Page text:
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Daily Record building at Central Quay, Glasgow
The Daily Record is a Scottish tabloid newspaper based in Glasgow. It had a paid circulation in November 2012 of 253,500 (ABC). It is now outsold by its arch-rival the Scottish Sun which had a circulation of 286,000 in Scotland (ABC). Current circulation is far less than the all-time high of 743,000 achieved in 1983 when it enjoyed the second highest market saturation in the world.
The Daily Record was founded in 1895. The North British Daily Mail ceased publication in 1901 and was then incorporated into the Daily Record, which was renamed the Daily Record and Mail. Lord Kemsley bought the paper for £1 million in 1922, forming a controlling company known as Associated Scottish Newspapers Limited. Production was transferred from Renfield Lane to 67 Hope Street in 1926. In 1971 the Daily Record became the first European newspaper to be printed with run-of-paper colour, and was the first British national to introduce computer page make-up technology. It was purchased by Trinity Mirror in 1999, from the estate of Robert Maxwell.
Daily Record PM 
In August 2006, the paper launched afternoon editions in Glasgow and Edinburgh entitled Record PM. Both papers initially had a cover price of 15p, but in January 2007, it was announced that they would become freesheets, which are distributed on the streets of the city centres. It was simultaneously announced that new editions were to be released in Aberdeen and Dundee. The PM is no longer published by the Daily Record.
Political involvement 
The paper supports and has a close relationship with the Scottish Labour Party. The newspaper donated £10,000 to the Labour Party in 2007.
Nicknamed The Daily Ranger by soccer fans, the Tabloid opposes Scottish independence. On the day of the 2007 Scottish Parliament election, it ran a front-page editorial attacking the Scottish National Party.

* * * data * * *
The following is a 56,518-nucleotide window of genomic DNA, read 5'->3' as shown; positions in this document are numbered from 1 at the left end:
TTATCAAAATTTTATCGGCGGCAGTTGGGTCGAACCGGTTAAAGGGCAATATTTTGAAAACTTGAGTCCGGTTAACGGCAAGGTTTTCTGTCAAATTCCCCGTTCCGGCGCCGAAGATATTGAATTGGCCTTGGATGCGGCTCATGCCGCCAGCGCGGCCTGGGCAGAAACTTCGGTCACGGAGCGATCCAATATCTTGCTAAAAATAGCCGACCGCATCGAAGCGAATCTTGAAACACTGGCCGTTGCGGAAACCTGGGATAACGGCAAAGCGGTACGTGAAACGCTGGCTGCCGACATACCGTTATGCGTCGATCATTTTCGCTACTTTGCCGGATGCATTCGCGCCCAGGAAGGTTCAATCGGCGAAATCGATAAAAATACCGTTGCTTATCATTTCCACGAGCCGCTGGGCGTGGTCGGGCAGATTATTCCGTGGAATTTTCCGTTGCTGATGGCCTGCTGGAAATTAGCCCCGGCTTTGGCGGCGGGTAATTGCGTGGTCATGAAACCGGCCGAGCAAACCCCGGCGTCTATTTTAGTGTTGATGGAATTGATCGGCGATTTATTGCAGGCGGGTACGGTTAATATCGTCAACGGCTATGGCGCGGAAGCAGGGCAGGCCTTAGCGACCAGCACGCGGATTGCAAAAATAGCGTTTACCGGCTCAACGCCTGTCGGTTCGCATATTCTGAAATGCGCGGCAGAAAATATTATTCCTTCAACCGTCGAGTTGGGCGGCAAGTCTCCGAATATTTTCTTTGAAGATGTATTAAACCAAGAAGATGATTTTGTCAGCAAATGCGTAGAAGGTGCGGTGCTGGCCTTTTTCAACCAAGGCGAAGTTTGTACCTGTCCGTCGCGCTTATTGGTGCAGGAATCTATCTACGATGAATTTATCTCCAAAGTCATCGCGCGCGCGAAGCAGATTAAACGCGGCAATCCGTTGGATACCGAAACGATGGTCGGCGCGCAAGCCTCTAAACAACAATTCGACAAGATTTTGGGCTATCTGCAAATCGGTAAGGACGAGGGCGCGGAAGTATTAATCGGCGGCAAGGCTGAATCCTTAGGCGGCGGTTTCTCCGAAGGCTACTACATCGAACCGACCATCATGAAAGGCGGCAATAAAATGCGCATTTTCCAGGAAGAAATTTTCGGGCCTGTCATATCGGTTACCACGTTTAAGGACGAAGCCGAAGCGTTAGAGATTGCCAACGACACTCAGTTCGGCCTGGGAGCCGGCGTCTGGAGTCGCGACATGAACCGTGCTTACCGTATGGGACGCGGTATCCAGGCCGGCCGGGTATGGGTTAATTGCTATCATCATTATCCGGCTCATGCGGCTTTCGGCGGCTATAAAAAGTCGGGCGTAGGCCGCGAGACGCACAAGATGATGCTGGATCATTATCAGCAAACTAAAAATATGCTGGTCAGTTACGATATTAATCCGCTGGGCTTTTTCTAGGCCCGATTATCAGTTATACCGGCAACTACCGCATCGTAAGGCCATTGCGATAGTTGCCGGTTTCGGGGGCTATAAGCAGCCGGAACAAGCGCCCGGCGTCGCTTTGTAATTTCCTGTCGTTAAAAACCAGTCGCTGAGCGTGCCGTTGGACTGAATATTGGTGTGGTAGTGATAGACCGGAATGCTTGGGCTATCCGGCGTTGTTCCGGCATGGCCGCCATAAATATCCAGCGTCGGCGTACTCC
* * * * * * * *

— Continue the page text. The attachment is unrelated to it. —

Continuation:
The Daily Record, along with Brian Souter, spearheaded the "Keep the Clause" campaign which aimed to prevent the Scottish Parliament from repealing Section 28. This law prevented local authorities from promoting "the acceptability of homosexuality as a pretended family relationship" in state schools. Section 28 was eventually repealed in Scotland in 2000 by 99 votes to 17 in the Scottish Parliament, and was repealed in England and Wales in 2003.
- 1998: Martin Clarke
- 2000: Peter Cox
- 2003: Bruce Waddell
See also 
- ^ http://www.bbc.co.uk/news/uk-scotland-scotland-business-20643803
- ^ 
- ^ Monopolies and mergers commission report, 1985
- ^ Trinity Mirror website, History page, http://www.trinitymirror.com/our-company/history/
- ^ Daily Record launches PM editions, Trinity Mirror, 22 August 2006
- ^ a b Daily Record PM drops cover price, BBC News, 5 January 2007
- ^ SNP steps up its borrowing despite big donations, The Herald, 22 August 2007
- ^ THINK ABOUT IT, Daily Record, 3 May 2007
- ^ Poll supports S28 retention, BBC News, 30 May 2000
External links